January 28, 2022

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Weird regulation in Norway: There is a heavy fine for the wrong direction of urination

Weird regulation in Norway: There is a heavy fine for the wrong direction of urination

On the banks of the Jakobselva River, which forms the border between Norway and Russia, a sign was added on the Norwegian side warning tourists not to urinate towards Russia. And Agence France-Presse reported Thursday that violating this ban could result in a heavy fine.

On the bank of this border river – called Vorjema in Russian – there is a sign with the inscription in English “Don’t pee towards Russia(Not to urinate in the direction of Russia.) It is located next to another sign informing that the area is being monitored by the Norwegian Border Guard camera system.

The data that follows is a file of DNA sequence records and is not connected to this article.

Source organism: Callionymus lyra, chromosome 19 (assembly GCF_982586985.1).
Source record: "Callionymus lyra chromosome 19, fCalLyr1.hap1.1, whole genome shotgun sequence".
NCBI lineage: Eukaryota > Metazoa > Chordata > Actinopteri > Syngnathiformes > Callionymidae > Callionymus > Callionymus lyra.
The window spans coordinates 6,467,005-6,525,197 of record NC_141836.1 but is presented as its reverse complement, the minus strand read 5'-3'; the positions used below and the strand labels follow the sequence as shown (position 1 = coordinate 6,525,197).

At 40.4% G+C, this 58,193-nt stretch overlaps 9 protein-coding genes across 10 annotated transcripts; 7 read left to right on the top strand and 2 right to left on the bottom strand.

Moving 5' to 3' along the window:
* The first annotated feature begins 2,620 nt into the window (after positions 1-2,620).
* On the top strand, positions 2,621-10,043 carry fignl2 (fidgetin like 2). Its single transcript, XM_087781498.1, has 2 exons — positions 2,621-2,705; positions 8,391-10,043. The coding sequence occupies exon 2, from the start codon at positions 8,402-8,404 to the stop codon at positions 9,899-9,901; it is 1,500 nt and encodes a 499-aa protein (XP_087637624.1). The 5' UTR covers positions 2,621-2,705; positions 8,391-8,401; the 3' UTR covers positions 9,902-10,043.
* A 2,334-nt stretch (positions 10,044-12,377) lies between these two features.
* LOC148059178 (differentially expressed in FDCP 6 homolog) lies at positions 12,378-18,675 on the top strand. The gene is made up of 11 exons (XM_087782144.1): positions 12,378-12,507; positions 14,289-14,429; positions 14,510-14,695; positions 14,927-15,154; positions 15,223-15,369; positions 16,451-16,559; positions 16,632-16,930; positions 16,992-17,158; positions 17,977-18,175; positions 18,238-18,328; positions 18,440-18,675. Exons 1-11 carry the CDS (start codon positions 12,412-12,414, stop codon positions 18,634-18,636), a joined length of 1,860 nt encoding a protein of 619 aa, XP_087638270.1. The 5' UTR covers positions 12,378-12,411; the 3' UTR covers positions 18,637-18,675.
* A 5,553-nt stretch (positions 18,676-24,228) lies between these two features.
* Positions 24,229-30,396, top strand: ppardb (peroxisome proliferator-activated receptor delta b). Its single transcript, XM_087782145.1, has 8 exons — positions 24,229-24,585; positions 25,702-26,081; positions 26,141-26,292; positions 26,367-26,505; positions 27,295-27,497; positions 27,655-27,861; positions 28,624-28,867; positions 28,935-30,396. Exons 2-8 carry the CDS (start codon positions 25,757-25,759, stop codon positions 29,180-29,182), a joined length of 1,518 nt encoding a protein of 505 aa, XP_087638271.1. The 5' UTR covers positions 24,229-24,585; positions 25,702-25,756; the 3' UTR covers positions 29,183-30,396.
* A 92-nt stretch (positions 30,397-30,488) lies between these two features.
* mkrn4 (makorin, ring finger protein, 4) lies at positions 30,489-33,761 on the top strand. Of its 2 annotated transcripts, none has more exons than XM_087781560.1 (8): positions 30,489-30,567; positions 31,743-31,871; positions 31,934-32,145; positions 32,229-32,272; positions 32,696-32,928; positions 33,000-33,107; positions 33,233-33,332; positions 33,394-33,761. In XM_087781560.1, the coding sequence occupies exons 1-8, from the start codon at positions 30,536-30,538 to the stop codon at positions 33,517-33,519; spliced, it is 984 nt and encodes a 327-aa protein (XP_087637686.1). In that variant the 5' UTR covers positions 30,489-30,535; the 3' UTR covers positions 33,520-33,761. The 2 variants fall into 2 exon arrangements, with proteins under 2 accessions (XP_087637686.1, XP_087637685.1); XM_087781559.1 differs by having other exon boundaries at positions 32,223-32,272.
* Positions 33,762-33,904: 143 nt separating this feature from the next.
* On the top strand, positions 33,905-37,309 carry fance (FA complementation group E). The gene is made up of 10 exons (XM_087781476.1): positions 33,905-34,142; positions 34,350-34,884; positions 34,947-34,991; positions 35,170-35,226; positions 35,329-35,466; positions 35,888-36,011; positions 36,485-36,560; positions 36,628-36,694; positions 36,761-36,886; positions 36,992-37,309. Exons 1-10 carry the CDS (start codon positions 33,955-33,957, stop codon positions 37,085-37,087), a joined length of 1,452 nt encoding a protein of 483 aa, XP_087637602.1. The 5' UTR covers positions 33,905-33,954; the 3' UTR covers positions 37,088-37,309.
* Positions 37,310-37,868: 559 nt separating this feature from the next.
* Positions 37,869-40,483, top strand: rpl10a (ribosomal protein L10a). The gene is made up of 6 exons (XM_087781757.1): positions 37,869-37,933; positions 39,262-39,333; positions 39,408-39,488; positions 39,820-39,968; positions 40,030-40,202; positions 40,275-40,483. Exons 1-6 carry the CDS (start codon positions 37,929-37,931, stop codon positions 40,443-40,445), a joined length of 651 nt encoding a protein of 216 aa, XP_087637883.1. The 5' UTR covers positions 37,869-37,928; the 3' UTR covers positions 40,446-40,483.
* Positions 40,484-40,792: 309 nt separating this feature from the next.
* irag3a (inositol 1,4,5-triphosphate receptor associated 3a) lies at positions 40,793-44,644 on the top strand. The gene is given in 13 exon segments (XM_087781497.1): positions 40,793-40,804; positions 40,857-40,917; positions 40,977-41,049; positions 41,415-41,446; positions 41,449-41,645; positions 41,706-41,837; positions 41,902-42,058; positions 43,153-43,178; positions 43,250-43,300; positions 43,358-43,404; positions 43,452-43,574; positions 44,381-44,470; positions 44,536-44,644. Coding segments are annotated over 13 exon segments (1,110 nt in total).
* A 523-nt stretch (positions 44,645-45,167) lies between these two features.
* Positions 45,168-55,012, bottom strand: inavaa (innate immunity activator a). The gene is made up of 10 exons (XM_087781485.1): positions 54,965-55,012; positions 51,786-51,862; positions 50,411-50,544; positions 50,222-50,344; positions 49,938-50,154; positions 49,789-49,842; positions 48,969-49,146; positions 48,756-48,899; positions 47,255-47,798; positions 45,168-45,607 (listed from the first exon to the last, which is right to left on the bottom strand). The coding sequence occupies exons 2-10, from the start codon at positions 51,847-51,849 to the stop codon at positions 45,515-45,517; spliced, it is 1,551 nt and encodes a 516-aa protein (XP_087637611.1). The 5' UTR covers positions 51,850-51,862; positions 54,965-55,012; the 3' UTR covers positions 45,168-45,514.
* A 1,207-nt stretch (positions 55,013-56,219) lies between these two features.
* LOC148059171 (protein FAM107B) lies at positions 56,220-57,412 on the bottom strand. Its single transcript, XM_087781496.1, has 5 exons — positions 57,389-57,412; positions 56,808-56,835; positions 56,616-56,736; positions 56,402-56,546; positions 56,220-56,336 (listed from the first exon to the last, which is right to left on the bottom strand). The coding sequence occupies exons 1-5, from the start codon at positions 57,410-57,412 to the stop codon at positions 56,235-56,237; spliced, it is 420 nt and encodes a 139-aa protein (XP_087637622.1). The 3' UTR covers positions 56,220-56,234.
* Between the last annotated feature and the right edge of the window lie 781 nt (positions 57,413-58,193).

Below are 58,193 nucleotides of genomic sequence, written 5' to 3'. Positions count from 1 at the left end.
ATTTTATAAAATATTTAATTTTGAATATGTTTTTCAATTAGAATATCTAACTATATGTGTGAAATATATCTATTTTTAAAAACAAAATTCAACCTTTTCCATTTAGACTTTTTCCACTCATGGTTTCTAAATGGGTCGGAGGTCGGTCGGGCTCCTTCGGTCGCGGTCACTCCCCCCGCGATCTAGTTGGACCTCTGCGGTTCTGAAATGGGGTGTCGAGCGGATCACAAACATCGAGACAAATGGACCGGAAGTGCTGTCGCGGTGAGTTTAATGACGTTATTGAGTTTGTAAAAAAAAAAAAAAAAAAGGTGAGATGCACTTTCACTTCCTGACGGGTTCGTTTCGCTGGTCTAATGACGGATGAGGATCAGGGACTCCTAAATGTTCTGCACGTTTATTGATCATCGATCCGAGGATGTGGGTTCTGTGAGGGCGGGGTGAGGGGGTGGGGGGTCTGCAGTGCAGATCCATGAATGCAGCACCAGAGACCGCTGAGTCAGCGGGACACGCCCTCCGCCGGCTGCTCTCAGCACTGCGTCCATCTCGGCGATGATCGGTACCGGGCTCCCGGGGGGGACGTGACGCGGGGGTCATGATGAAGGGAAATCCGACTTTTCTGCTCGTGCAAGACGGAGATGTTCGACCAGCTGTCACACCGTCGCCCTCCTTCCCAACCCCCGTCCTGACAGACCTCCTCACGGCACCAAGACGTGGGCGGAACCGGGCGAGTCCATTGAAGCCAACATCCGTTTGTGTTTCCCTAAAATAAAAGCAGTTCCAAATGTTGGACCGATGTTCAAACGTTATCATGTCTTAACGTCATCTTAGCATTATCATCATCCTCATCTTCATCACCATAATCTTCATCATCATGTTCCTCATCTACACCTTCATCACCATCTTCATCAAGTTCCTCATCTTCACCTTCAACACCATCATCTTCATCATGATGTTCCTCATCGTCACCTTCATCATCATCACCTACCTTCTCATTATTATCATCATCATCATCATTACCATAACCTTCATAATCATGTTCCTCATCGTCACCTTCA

People put up this sign (next to the river) apparently with good intentions to warn passersby against aggressive behaviour“Norwegian border guard chief Jens Arne Holland told AFP.

Peeing in nature isn’t necessarily outrageous, but it depends on your point of view. In this case, you are subject to a law prohibiting aggressive behavior at the border,” said Höilund, according to which Norwegian laws prohibit borders.Aggressive behavior directed against a neighboring country or its government“.

If this law is violated, the offender may be fined up to 3,000 kroner (€290).

The area where the sign is placed is popular with tourists, as it has a good view of the Russian beach of Jacobselva, just a few meters away.

According to Hoylund, Russia has never complained of any incidents related to urination at the border. However, a few years ago, the Norwegian Border Service arrested four people who threw stones at the Russian side. Last year, they imposed a fine of 8,000 Norwegian kroner (€770) for a woman who placed her left hand on the other side of the state border.

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Norway shares a 197.7 km border with Russia on Earth. This is the northern border of NATO.

Oslo and Moscow have traditionally maintained good relations, although tensions between the two countries have risen slightly since Russia annexed Crimea in 2014, according to a French news agency.

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